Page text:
Did you book an Airbnb in Japan? Check your reservation
Thanks to a new law by the Japanese government
Jun 15, 2018
Whenever I travel, I always swear by staying at an Airbnb. A lot of other tourists and travelers, I’m sure, would agree. Not only is it cheaper, it also gives you a better feel of life in a particular neighborhood. You get to live alongside locals, walk the same routes they do, and even shop in stores they too frequent. It’s a very convenient immersion.
But in Japan, this might not be so convenient anymore thanks to a new law by the Japanese government. The new law, Nikkei Asian Review reports, “requires hosts to register their properties instead of obtaining permits with local authorities.” This regulation aims to “ease a shortage of hotel rooms, bring order to an unregulated market, and offer more options for foreign visitors,” The Japan Times reports.
This means businesses like Airbnb (which has around 60,000 listings in Japan) could offer only a limited number of spaces as the law dictates they can only open up spaces for rent up to 180 days a year. Local and municipal governments also have their own guidelines. In Tokyo, some municipalities have even banned weekday rentals.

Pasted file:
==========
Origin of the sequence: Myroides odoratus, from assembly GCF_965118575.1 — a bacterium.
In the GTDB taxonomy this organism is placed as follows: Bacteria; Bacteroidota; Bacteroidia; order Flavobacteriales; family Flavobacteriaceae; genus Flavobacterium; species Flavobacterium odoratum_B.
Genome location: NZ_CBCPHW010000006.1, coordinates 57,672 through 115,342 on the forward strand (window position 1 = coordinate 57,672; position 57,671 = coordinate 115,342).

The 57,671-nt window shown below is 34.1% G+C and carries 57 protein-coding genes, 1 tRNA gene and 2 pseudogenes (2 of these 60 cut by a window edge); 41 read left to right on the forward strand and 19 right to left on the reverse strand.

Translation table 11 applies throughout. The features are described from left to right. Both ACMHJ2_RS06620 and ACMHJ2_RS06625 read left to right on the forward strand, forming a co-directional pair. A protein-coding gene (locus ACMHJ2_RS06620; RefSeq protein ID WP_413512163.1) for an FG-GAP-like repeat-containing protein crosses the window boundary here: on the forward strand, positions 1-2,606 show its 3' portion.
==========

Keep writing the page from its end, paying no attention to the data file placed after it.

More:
What does this mean for the Japanese property owners or hosts?
Obviously, the hosts will experience a loss in profit. But other hosts also use their lodging rentals as an opportunity to discover and exchange cultures with the people they host. This new law may put a damper on that cultural exchange.
On a larger scale, the new law also means that only licensed listings may continue operating. As of May 11, only 724 hosts completed the registration process, according to Nikkei Asian Review. With this, the Japanese government also issued a request for Airbnb to cancel existing bookings for unregistered listings.
What does this mean for travelers?
There have also been reports that thousands of Airbnb users who have booked reservations have received notices that their reservations have been cancelled. A $10 million fund was set up by Airbnb to cover for the cancellations, according to Tech Crunch.
It’s a sad week for us budget travelers, but on the somewhat bright side, Japan has also made a law that would open up more temples for lodging. So that whole immersion thing? Still possible.
But also, this just means we better start planning Japan trips better and earlier. (Note to self!)
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